With their knowledge of wine production in the region of Xera, the current Jerez triangle, the Phoenicians brought wine production to Spain. From there, viticulture was developed throughout the Mediterranean area.
With the conquest of large parts of Spain in the 8th century, luxury entered the spartan life of the indigenous people of Al-Andalus. The Moors brought public baths, enveloped themselves in expensive fabrics and essential oils. They left their mark on architecture and brought their knowledge of medicine, weapon technology and the manufacture of ceramics and silk. Their kitchen served not only to satisfy the hunger but also to stimulate the taste buds, which was particularly reflected in their refined sweet and colorful dishes.
In agriculture, the Moors introduced highly developed irrigation systems and fertilization methods. Crops that were previously unknown made their appearance. Via Persia, which already traded with India and China, rice, mangoes, pomegranates, sugar cane and aubergines were introduced, among others. From Egypt came honey melons and techniques for preserving and salting. From Africa the Moors took watermelons and from Constantinople figs. Dates came from Iraq and coffee from Yemen. The Moors also cultivated citrus fruits, peaches and apricots, carob and quinces, almonds and pistachios all the way to the Atlantic coast. Herbs and spices played an important role in the kitchen and medicine of Al-Andalus. Popular were rosemary, thyme, basil, cumin, coriander, saffron, anise, mint, ginger, nutmeg and cinnamon. Besides almonds, pistachios, pine nuts, sesame, tamarind and jasmine. The transport over large distances led to the development of preservation methods such as drying fruits and preserving fruits in honey (confiture).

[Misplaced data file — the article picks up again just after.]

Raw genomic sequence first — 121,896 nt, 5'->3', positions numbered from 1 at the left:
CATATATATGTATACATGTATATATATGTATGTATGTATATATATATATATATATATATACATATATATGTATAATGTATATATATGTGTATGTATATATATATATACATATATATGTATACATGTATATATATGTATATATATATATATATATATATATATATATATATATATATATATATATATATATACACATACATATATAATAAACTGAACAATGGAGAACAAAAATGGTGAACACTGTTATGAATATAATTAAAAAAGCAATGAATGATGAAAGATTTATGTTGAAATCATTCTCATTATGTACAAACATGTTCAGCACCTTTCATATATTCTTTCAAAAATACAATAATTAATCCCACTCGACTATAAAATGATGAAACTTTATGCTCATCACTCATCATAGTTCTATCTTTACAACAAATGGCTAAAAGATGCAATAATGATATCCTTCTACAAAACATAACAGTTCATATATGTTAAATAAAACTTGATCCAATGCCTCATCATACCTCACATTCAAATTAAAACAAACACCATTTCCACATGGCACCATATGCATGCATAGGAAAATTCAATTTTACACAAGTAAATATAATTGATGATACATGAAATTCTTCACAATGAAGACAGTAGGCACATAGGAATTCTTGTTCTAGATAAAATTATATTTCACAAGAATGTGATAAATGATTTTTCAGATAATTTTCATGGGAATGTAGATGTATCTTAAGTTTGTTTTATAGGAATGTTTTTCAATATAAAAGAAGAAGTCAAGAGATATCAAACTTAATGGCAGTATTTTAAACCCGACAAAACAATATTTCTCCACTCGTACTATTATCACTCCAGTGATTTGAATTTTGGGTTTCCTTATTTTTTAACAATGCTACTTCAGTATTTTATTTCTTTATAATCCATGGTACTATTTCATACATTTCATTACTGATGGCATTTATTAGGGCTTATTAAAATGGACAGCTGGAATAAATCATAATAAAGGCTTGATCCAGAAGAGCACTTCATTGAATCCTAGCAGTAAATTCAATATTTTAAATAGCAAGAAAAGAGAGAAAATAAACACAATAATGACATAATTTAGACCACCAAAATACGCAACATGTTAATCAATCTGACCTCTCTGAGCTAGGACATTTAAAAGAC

Sugar and the technique of extracting sugar from cane is a typical product that came from Persia into the Iberian Peninsula. With this the marzipan also entered Al-Andalus. Still cane sugar is grown around Salobreña.
Columbus later brought potatoes, vanilla, chocolate, and beans with him from his world travels.
There are still words in the Spanish language that remind us of the influence of the Moors on the crops and the improvement of crops. Especially the words starting with the Arabic article al- or a-, such as alcachofa (artichoke), albaricoque (apricot), almendra (almond), azafrán (saffron), azúcar (sugar), arroz (rice) and aceite (oil) . Also concepts like naranja (orange), bearsjena (eggplant) and zanahoria (carrot) have Arabic roots.